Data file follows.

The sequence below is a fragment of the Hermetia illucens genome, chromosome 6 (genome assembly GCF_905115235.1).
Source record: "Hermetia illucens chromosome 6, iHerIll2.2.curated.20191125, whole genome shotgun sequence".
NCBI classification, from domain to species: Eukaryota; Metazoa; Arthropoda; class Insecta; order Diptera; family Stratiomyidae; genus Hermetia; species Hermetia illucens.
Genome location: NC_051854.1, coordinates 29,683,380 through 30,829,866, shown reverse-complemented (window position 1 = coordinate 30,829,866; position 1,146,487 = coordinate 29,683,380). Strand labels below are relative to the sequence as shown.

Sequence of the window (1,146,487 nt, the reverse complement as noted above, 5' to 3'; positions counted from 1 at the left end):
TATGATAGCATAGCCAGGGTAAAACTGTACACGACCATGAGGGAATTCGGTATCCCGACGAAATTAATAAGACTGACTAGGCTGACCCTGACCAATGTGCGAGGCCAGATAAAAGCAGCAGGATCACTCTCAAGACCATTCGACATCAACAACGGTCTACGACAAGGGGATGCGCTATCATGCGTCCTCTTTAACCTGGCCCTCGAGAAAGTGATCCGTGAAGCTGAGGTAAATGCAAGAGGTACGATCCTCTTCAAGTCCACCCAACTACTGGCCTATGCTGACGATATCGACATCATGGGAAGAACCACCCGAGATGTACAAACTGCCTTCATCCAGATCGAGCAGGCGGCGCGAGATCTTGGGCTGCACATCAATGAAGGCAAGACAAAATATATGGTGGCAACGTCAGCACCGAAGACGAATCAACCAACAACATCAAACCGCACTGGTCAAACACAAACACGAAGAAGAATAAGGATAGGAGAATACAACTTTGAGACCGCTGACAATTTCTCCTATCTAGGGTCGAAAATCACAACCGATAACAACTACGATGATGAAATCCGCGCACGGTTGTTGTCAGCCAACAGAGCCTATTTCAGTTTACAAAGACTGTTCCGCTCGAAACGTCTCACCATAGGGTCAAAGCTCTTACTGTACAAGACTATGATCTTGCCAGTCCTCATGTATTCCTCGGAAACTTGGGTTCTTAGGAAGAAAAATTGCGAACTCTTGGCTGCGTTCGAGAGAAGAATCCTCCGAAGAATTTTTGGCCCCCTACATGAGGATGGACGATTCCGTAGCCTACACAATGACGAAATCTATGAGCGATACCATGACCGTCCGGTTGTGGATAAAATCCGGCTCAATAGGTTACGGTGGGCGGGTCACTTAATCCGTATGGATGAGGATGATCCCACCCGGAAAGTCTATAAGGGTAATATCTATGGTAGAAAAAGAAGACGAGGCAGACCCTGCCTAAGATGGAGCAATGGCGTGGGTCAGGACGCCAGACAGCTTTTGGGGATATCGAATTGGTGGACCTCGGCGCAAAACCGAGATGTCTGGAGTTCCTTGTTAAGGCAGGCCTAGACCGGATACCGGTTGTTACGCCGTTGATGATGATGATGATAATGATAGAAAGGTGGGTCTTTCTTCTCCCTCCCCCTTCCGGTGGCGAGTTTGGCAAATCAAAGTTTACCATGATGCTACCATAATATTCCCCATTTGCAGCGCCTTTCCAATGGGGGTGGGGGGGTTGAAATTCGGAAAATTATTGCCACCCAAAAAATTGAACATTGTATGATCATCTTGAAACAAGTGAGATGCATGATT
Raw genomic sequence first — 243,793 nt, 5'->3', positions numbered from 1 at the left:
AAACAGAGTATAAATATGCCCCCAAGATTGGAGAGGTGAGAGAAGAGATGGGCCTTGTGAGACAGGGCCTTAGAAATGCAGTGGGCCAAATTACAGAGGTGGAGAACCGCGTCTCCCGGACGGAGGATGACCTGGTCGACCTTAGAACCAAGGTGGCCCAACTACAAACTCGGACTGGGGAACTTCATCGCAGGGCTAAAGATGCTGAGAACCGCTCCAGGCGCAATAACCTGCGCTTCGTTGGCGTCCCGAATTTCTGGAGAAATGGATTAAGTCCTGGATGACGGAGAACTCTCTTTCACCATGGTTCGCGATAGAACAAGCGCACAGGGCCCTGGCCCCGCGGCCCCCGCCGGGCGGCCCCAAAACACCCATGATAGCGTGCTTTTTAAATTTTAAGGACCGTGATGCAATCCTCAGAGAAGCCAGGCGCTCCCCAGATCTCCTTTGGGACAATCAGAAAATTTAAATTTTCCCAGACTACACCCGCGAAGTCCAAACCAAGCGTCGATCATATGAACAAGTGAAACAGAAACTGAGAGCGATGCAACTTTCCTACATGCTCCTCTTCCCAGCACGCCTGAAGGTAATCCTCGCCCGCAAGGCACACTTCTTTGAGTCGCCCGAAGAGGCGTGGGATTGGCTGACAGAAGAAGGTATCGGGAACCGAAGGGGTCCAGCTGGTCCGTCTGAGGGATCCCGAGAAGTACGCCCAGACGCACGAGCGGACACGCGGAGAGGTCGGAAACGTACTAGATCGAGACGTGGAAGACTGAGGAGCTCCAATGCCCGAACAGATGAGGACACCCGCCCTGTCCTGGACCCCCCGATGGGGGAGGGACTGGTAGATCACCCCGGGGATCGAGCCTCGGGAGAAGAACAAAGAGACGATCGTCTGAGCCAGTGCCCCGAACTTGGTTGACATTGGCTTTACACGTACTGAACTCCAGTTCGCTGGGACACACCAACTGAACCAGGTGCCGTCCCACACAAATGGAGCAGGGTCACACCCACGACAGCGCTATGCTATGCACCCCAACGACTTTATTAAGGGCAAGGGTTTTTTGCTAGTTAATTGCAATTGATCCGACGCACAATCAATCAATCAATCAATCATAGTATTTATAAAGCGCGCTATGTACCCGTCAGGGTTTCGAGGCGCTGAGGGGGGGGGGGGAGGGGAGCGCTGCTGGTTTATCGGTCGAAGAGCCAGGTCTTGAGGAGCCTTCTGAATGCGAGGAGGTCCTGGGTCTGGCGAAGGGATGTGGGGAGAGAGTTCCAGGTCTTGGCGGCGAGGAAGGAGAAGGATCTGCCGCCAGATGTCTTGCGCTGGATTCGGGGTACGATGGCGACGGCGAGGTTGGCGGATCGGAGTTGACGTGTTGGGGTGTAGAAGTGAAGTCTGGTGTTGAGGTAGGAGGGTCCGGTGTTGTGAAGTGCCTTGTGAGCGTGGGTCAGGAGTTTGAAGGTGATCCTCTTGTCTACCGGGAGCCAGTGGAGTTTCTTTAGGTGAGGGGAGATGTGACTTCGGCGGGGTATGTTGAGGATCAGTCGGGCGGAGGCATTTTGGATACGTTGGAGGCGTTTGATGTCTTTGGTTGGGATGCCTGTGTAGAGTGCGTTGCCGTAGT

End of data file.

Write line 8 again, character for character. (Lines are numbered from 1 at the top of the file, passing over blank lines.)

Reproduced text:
AAACAGAGTATAAATATGCCCCCAAGATTGGAGAGGTGAGAGAAGAGATGGGCCTTGTGAGACAGGGCCTTAGAAATGCAGTGGGCCAAATTACAGAGGTGGAGAACCGCGTCTCCCGGACGGAGGATGACCTGGTCGACCTTAGAACCAAGGTGGCCCAACTACAAACTCGGACTGGGGAACTTCATCGCAGGGCTAAAGATGCTGAGAACCGCTCCAGGCGCAATAACCTGCGCTTCGTTGGCGTCCCGAATTTCTGGAGAAATGGATTAAGTCCTGGATGACGGAGAACTCTCTTTCACCATGGTTCGCGATAGAACAAGCGCACAGGGCCCTGGCCCCGCGGCCCCCGCCGGGCGGCCCCAAAACACCCATGATAGCGTGCTTTTTAAATTTTAAGGACCGTGATGCAATCCTCAGAGAAGCCAGGCGCTCCCCAGATCTCCTTTGGGACAATCAGAAAATTTAAATTTTCCCAGACTACACCCGCGAAGTCCAAACCAAGCGTCGATCATATGAACAAGTGAAACAGAAACTGAGAGCGATGCAACTTTCCTACATGCTCCTCTTCCCAGCACGCCTGAAGGTAATCCTCGCCCGCAAGGCACACTTCTTTGAGTCGCCCGAAGAGGCGTGGGATTGGCTGACAGAAGAAGGTATCGGGAACCGAAGGGGTCCAGCTGGTCCGTCTGAGGGATCCCGAGAAGTACGCCCAGACGCACGAGCGGACACGCGGAGAGGTCGGAAACGTACTAGATCGAGACGTGGAAGACTGAGGAGCTCCAATGCCCGAACAGATGAGGACACCCGCCCTGTCCTGGACCCCCCGATGGGGGAGGGACTGGTAGATCACCCCGGGGATCGAGCCTCGGGAGAAGAACAAAGAGACGATCGTCTGAGCCAGTGCCCCGAACTTGGTTGACATTGGCTTTACACGTACTGAACTCCAGTTCGCTGGGACACACCAACTGAACCAGGTGCCGTCCCACACAAATGGAGCAGGGTCACACCCACGACAGCGCTATGCTATGCACCCCAACGACTTTATTAAGGGCAAGGGTTTTTTGCTAGTTAATTGCAATTGATCCGACGCACAATCAATCAATCAATCAATCATAGTATTTATAAAGCGCGCTATGTACCCGTCAGGGTTTCGAGGCGCTGAGGGGGGGGGGGGAGGGGAGCGCTGCTGGTTTATCGGTCGAAGAGCCAGGTCTTGAGGAGCCTTCTGAATGCGAGGAGGTCCTGGGTCTGGCGAAGGGATGTGGGGAGAGAGTTCCAGGTCTTGGCGGCGAGGAAGGAGAAGGATCTGCCGCCAGATGTCTTGCGCTGGATTCGGGGTACGATGGCGACGGCGAGGTTGGCGGATCGGAGTTGACGTGTTGGGGTGTAGAAGTGAAGTCTGGTGTTGAGGTAGGAGGGTCCGGTGTTGTGAAGTGCCTTGTGAGCGTGGGTCAGGAGTTTGAAGGTGATCCTCTTGTCTACCGGGAGCCAGTGGAGTTTCTTTAGGTGAGGGGAGATGTGACTTCGGCGGGGTATGTTGAGGATCAGTCGGGCGGAGGCATTTTGGATACGTTGGAGGCGTTTGATGTCTTTGGTTGGGATGCCTGTGTAGAGTGCGTTGCCGTAGT